A Little Taste of a Happy(er) Life

I woke up one morning late last week and, for the first time in over one hundred days, my first thought was, “What are you doing here?” I laid there blankly staring up at the ceiling fans whirling above my head, attempting to suppress the stagnant morning humidity, and began to justify my being in Malaysia. 


I had never begun my day with a cerebral wrestling match like this. 

Horrifying. (Clearly, I needed coffee.)

Once the emotionally radical part of my brain settled into the daily routine thanks to the rich and robust aroma of Nescafe, I began to process why I was subconsciously battling with these thoughts in my sleep. “Why was I suddenly having second thoughts? How was today any different from yesterday? Or the day before? Why now?

What I came to realize was that my experience was nothing out of the ordinary. In fact, it was just the opposite. Wrestling with one’s self purpose is a ongoing struggle that many people face quite often. I just happened to be confronting these thoughts before the sun had peeked over the horizon. 

These past hundred plus days in Malaysia have been some of the happiest of my life. There is no denying that. However, there have also been moments of intense struggle sprinkled throughout. I’m living in a beautiful country, am frequently awarded opportunities to travel both domestically and internationally, and I’m working in an educational setting. How could I possibly have any reason to be upset? 

Nevertheless, I believe that it is because of these exceptional circumstances that I find myself on one of the two ends of the happiness spectrum on any given day. Either I’m absolutely ecstatic, or, I’m essentially miserable. As a wise man once said, “I go zero to one hundred real quick.”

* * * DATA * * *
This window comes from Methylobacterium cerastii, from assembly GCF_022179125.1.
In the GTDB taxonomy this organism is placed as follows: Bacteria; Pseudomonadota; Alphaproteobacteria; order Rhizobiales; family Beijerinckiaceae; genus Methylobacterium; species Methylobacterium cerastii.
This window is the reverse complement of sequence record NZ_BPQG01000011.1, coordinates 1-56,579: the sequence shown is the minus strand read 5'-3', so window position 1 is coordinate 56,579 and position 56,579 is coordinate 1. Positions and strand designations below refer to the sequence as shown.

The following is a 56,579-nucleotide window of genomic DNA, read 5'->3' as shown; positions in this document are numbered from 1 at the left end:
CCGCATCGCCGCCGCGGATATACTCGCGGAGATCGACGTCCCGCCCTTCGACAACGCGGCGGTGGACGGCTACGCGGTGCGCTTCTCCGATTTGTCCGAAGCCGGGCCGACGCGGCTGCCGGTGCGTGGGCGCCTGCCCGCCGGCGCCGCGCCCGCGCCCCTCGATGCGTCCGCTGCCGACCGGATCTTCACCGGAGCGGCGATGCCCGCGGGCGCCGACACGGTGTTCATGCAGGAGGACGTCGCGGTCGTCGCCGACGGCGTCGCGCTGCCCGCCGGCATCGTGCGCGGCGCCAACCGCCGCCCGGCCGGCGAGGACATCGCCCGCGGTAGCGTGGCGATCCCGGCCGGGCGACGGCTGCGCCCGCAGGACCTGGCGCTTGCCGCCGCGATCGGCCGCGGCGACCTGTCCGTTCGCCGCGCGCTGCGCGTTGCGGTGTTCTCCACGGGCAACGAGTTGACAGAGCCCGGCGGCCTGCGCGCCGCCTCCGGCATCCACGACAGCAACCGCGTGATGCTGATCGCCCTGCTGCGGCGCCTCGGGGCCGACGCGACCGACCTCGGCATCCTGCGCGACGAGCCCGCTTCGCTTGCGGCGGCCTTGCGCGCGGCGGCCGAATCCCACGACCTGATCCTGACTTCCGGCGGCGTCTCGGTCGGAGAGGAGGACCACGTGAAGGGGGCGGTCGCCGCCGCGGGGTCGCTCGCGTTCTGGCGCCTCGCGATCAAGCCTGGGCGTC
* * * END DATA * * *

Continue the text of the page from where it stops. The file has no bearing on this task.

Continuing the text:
But again, there is nothing wrong with that. 

As a licensed educator, I hope to spend the initial portion of my career working within an international school setting. However, prior to Fulbright, I had yet to work abroad and so this goal was based merely in idealized dreams. It was not grounded in actual experience. I chose to accept my Fulbright grant because I knew that it would provide me with the chance to challenge my teaching practice while simultaneously answering some important life questions. Without this opportunity, I would not be able to accurately process thoughts pertaining to my purpose as an educator in the international arena. 

As much as I am enjoying my time teaching English to my secondary students at SMK Badak, there is no denying that my heart lies within the primary setting. While I am enjoying my time living and teaching internationally, I hope that the next chapter in my life occurs within the walls of an international primary classroom. This past Monday, I finally had a chance to live my future life for a day when I visited Regents International School in Pattaya, Thailand. The school works with both primary and secondary students and is part of the Nord Anglia network of international schools meaning it is well-respected globally. Finally, after a patchwork of mini successes, I had found my happy place.

Students run around on the school’s main athletic field. The secondary building stands tall in the background.

I spent my day working with Year 2 and Year 3 students, the equivalent of Grades 1 and 2 in the United States. The class sizes were tiny, no more than fifteen students in a class. Each teacher had a constant flow of support staff in and out of their classroom. Some staff provided pullout learning support services while others were responsible for push-in support as needed. Every classroom was equipped with a SmartBoard and this technology was seamlessly integrated into every lesson I observed, be it literacy, maths, or topic.